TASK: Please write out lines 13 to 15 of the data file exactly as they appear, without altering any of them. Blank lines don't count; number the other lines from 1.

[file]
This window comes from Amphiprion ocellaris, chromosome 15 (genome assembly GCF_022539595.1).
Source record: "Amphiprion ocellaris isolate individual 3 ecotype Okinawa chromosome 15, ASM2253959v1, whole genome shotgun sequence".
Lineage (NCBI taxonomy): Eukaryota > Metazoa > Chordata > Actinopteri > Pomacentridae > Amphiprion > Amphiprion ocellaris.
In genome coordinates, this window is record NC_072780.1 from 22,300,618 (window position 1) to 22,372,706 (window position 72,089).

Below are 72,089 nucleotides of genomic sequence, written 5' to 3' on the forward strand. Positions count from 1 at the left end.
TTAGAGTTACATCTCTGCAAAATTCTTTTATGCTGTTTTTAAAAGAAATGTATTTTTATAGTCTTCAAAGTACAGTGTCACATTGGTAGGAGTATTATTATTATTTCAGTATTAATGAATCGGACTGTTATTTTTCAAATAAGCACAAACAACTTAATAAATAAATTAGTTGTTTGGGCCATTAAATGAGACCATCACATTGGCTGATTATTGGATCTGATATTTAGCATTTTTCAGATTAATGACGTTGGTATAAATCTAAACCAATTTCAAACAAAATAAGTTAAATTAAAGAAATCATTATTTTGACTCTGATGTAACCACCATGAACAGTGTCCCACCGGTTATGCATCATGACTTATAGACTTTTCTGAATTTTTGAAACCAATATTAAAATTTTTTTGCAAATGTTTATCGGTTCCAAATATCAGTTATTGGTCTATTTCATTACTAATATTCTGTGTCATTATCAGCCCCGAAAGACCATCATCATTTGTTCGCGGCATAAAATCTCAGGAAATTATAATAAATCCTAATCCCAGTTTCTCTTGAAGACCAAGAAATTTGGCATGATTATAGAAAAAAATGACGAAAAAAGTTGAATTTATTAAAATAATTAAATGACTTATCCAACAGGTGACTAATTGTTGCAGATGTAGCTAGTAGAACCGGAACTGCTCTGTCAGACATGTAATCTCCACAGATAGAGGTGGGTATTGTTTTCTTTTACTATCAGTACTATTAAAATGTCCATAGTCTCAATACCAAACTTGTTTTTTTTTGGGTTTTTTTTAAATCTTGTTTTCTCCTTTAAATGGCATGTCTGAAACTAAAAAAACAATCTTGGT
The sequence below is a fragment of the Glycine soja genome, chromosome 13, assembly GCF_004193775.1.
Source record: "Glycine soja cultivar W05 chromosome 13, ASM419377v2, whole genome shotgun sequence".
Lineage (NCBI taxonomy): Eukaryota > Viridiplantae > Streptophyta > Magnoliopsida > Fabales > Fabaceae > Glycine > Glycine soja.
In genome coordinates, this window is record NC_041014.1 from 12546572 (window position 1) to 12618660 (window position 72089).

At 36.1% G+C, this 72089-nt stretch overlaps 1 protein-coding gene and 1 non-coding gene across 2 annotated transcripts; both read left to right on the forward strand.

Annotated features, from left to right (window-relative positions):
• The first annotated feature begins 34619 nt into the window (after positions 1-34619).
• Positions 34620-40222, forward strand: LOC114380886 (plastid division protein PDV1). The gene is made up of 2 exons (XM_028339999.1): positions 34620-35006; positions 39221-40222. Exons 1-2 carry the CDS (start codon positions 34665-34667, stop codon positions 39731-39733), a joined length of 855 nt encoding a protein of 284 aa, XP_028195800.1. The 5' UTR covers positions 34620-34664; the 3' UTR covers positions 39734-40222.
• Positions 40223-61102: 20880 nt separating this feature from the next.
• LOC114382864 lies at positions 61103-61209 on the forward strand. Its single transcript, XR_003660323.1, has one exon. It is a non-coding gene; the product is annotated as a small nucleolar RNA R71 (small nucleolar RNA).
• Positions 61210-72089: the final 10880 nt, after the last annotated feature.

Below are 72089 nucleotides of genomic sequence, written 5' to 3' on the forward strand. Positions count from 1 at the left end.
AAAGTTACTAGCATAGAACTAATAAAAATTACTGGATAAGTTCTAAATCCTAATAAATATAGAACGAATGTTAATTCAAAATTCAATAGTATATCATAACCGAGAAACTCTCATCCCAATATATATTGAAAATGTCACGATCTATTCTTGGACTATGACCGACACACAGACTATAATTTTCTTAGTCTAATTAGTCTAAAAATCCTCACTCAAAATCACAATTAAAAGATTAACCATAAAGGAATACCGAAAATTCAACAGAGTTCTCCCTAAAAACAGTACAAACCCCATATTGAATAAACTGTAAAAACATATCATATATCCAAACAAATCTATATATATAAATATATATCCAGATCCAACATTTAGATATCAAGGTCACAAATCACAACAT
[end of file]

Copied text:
• The first annotated feature begins 34619 nt into the window (after positions 1-34619).
• Positions 34620-40222, forward strand: LOC114380886 (plastid division protein PDV1). The gene is made up of 2 exons (XM_028339999.1): positions 34620-35006; positions 39221-40222. Exons 1-2 carry the CDS (start codon positions 34665-34667, stop codon positions 39731-39733), a joined length of 855 nt encoding a protein of 284 aa, XP_028195800.1. The 5' UTR covers positions 34620-34664; the 3' UTR covers positions 39734-40222.
• Positions 40223-61102: 20880 nt separating this feature from the next.